Intratympanic steroid treatment: a review.Sudden sensorineural hearing loss SSHL is defined as a hearing loss of 30 dB or more, affecting at least 3 consecutive frequencies, occurring within 3 days without any identifiable cause. It is relatively common disease, affecting 5 to 20 perpersons per intratympanic steroid treatment a review. The cause, pathophysiology, and management of SSHL are still not known. On the treaatment, Cinamon, et al. Systemic steroid has many side effects:
Intratympanic steroid treatment: a review. - PubMed - NCBI
Sudden sensorineural hearing loss SSHL is defined as a hearing loss of 30 dB or more, affecting at least 3 consecutive frequencies, occurring within 3 days without any identifiable cause.
It is relatively common disease, affecting 5 to 20 per , persons per year. The cause, pathophysiology, and management of SSHL are still not known. On the contrary, Cinamon, et al. Systemic steroid has many side effects: The use of systemic steroid is contraindicated in patients with peptic ulcer, glaucoma, diabetes, tuberculosis, and those are pregnant.
Intratympanic administration delivers medication into the inner ear through round window membrane. In , Silverstein, et al. Since there had been no treatment option for the cases that are refractory to systemic steroid, the idea of topical administration of steroid via transtympanic route ignites numerous clinical trials for refractory cases and animal studies regarding the pharmacokinetics of steroid in the inner ear.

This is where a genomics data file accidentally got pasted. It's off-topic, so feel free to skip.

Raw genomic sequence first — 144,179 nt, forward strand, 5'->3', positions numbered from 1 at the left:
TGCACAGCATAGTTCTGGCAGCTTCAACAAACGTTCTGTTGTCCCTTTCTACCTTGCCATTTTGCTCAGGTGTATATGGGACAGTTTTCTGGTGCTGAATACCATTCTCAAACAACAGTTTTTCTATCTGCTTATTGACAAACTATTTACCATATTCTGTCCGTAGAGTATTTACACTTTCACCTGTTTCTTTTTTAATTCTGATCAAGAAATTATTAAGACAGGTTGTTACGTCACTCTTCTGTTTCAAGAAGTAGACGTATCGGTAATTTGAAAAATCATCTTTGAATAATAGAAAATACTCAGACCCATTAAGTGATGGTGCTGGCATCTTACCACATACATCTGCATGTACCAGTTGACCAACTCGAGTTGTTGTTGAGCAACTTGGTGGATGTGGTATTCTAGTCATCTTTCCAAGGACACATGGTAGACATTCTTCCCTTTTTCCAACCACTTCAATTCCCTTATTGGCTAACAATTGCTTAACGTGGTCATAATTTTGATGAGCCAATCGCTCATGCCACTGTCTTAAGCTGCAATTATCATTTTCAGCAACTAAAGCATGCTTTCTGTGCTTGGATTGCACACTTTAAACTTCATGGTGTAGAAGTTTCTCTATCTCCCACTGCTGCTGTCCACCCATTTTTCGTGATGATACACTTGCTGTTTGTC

An online search for the PubMed databases using the following terms "sudden hearing loss, intratympanic steroid" resulted in 81 listings.
After excluding animal studies and review articles, we found 47 publications concerning clinical evaluation of the efficacy of intratympanic steroid injection ITS in SSHL patients since Table 1. Among these, 15 articles have been published in , showing an otologist's high interest on this subject in recent period. Many advantages of this procedure explains the enthusiasm for ITS. It can be done under local anesthesia at the office setting with relatively low cost, exerts its effect only at the affected ear, and bypasses systemic side effects of steroid.